Many don’t even notice the smallest loon in the world as it migrates through the Champlain valley each fall. It takes patience and often a spotting scope to find the red-throated loon as it wings down the middle of the lake or splashes down far from shore.
On the southern end of
We should have known they were coming. Nearly 200 were seen on the
Most loons must paddle and “run” across the water surface for long distances to take off. The small red-throated loon is able to take off directly from the ground by springing from its feet into the air, a great adaptation for living on small tundra ponds.
Loons are reported to be among the oldest groups of birds still living today, with a history some think stretches back more than 50 million years. But recently, populations of this loon have declined in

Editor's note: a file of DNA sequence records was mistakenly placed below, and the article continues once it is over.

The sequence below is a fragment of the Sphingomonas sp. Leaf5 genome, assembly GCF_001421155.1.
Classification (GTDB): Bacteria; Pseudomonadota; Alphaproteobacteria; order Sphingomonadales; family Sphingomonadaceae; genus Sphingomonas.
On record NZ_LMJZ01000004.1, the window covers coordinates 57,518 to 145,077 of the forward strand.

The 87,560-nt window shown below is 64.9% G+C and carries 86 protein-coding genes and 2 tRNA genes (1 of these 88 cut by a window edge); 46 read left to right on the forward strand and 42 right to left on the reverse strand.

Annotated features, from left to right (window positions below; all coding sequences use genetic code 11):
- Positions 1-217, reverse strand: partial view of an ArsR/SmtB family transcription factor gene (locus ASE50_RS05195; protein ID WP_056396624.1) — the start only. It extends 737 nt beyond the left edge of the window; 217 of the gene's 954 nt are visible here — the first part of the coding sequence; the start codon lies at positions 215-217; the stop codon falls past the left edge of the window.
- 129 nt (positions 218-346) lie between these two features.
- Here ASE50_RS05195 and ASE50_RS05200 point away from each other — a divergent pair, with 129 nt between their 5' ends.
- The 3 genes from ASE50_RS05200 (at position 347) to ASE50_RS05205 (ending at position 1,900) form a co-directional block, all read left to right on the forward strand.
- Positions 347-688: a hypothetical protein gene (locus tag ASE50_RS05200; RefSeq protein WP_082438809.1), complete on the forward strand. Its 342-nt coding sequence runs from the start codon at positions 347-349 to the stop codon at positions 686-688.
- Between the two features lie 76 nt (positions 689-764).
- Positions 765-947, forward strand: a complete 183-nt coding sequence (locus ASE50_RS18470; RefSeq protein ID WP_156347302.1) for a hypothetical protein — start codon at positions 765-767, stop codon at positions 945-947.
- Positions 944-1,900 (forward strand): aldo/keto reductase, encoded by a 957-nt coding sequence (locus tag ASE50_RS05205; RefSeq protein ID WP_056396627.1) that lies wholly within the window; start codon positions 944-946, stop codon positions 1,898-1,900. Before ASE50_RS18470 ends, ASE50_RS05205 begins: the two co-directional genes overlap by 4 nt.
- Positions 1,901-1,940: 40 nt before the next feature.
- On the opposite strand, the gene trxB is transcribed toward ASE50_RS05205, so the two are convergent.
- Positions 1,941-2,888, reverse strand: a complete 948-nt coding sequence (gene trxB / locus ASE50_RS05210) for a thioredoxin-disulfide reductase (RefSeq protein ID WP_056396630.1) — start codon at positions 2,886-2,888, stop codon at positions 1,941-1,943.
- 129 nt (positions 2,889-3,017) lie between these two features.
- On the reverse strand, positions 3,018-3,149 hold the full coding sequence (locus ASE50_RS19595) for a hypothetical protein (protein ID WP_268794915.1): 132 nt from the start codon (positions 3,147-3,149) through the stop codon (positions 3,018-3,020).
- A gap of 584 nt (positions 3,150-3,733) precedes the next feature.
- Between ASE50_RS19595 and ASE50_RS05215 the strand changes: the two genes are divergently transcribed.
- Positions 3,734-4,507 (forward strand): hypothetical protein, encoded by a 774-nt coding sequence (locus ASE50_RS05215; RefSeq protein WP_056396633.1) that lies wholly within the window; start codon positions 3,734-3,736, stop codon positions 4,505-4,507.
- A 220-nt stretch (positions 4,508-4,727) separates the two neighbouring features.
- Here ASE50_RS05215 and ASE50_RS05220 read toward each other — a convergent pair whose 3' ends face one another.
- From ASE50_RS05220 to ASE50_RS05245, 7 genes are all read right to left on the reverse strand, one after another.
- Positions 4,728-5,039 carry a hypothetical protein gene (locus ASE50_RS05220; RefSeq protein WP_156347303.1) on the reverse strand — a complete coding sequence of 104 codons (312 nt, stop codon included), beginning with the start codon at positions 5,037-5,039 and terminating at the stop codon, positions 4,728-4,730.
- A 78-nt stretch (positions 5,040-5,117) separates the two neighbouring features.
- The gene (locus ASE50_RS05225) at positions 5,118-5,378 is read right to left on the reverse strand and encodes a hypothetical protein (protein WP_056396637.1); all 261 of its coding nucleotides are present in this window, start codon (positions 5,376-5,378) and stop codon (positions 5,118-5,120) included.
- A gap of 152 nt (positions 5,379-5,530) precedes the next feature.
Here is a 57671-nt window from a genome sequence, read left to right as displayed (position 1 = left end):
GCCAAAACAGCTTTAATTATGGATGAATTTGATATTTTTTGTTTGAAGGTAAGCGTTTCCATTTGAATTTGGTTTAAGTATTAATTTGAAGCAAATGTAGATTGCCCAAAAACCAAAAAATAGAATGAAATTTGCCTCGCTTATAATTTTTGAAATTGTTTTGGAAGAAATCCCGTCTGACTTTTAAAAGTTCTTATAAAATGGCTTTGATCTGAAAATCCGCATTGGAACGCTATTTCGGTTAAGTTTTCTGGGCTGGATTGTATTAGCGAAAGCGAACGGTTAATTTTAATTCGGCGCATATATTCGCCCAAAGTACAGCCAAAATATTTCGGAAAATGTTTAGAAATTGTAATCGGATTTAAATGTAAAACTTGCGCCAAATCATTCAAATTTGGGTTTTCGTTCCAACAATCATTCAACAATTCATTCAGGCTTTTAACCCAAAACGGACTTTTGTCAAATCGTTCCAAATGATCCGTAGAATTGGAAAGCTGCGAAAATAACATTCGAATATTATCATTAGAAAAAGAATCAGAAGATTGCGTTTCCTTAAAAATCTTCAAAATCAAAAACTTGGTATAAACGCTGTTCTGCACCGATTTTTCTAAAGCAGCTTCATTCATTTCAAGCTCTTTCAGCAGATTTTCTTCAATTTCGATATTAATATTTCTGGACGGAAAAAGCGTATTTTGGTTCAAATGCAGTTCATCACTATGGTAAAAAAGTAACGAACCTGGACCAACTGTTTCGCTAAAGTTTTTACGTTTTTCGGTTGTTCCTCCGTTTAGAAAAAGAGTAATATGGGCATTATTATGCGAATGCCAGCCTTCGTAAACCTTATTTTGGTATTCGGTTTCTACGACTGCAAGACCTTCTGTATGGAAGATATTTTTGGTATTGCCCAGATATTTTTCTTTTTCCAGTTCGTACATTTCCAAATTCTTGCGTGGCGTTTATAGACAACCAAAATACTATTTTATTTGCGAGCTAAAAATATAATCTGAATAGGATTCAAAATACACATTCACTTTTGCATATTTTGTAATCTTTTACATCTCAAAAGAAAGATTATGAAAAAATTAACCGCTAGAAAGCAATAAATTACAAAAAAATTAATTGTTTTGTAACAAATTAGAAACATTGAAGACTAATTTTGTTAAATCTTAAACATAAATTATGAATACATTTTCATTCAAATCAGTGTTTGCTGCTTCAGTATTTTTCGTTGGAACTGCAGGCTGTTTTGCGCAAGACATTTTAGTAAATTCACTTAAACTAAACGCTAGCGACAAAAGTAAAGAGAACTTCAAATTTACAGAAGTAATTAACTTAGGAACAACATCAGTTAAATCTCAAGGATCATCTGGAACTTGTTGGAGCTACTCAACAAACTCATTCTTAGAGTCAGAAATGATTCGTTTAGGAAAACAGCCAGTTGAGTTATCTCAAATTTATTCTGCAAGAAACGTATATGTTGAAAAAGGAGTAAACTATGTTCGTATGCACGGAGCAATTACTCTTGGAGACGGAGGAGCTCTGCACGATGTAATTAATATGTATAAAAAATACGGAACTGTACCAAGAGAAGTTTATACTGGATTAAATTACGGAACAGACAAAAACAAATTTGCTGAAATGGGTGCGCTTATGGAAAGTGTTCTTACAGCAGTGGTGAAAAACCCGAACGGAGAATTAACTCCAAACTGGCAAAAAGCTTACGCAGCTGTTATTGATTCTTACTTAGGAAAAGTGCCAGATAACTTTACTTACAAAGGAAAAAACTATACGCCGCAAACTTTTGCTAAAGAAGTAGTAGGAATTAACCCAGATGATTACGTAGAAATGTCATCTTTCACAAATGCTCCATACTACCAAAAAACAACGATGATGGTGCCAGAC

Thousands of common loons also migrate down
These two loons are relatively easy to tell apart in late fall. The red-throated loon has a slender bill usually held upward, a paler face, and neck without a gray collar. Double-crested cormorants have longer necks and hooked bill tips.
The highlight for rare bird reports this week was the sighting of a young drake king eider off Grand Isle on November 15th. Others included a cackling goose hidden among 77
Late season songbirds included two marsh wrens at West Rutland Marsh on the 18th and a hermit thrush in
You can explore all the birds reported last week in